• The key to appropriate exercise is consistency. Set a schedule which fjocuses on those periods of the day when you feel most energetic. Do your best to keep to it.
  • Keep a diary. Keeping track of your exercise and successes at keeping on schedule will help motivate you.
  • Exercising with a partner makes you more accountable. 
  • Listen to music or watch tv/a video. It makes exercise more fun and can distract you. 
  • Avoid mirrors if possible. There is a tendency to focus on our negative parts.

Consider locating a trainer who is experienced helping people with disease related fatigue to help design and get you started on an individualized exercise program. Modifications can be made as your health status changes.

Discuss physical exercise with your doctor before you start exercising or before you increase what you are doing.

For additional information about exercise, click here.


  • If you are considering water based exercise, you do not need equipment or even know how to swim. Some programs involve just walking in the water, floating or movement exercises.  The water provides both resistance and buoyancy. 
  • If ou are undergoing radiation therapy, it is not advisable to go into a pool. Chlorine may irritate irradiated skin.
  • If you have a PICC line, catheter or feeding tube, it is best not to go into a pool to avoid infections.

Build In Rest Periods

A rest break helps you get through the day, 

  • Schedule rest breaks into your daily routine for recovery periods from activity. For example, when you plan an activity, leave time for a rest period afterward. 
  • Consider taking a ten minute rest break every hour.
  • Rest BEFORE you feel fatigued.

Shorter rest periods are reported to be better than one long one.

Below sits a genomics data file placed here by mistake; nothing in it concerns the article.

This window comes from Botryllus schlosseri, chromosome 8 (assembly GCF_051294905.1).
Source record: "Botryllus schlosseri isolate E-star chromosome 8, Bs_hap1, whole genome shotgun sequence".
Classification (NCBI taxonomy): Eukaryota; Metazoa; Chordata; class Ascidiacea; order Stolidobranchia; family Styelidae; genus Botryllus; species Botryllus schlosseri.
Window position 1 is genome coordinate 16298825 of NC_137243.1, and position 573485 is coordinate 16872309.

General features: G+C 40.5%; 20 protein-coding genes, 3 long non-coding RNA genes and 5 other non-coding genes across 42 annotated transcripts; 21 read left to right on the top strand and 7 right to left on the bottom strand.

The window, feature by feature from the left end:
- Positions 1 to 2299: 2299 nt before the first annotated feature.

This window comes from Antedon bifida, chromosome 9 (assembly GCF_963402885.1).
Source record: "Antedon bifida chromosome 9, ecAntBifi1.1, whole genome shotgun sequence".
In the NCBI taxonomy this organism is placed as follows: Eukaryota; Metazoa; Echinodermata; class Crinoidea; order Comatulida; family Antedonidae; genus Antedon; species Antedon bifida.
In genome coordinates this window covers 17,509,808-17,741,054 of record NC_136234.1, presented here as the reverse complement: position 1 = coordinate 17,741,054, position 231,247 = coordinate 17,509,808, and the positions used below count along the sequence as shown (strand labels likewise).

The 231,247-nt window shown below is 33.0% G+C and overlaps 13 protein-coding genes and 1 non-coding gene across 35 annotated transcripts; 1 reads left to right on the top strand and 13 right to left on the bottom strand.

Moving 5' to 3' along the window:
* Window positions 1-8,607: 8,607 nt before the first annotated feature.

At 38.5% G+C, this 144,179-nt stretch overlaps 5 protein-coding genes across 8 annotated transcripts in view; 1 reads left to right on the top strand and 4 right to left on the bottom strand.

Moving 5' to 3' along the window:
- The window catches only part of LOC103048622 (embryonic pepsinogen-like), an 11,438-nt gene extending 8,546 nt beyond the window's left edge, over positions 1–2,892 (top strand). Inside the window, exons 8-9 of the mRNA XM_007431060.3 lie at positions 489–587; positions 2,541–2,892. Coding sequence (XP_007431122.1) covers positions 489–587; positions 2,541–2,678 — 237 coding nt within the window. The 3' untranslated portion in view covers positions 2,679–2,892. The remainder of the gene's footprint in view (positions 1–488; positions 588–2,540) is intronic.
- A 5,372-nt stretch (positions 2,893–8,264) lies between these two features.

It is also reported to help if you set regular times to nap so the body becomes used to a routine.

If you are particularly fatigued just after a treatment, schedule it for the afternoon so you can do work in the morning.

Keep Track Of Your Symptoms

If you keep track of your symptoms, you can describe them accurately to your health care team. Keeping track may also help you adjust your schedule to maximize use of your energy.

Consider using our Symptoms Diary to help keep track. In addition to allowing for easy tracking, a push of a button turns the information into an easy-to-read graph to help:

  • Keep track of your good and bad days. You may see a pattern.
  • Maximize your time with your doctor or other health care professional. Include what helps to relieve your fatigue and what makes your fatigue worse.

Decrease Stress As Much As You Can

It's clearly no news that events and life can be stressful. There are techniques to help deal with stress.

One of the simple things you can do is to incorporate into every day something that you look forward to that makes you happy.

To learn additional techniques for reducing stress, click here.

Consider Health Supplements

The following supplements may help deal with fatigue: 

  • A good multivitamin.
  • A B-12 shot.
  • A Chinese-herb formula called Marrow Plus
  • DHEA

For information about supplements, click here.

Caution: do not take supplements without checking with your doctor to be sure they do not interfere with any prescribed or over-the-counter medications you are taking.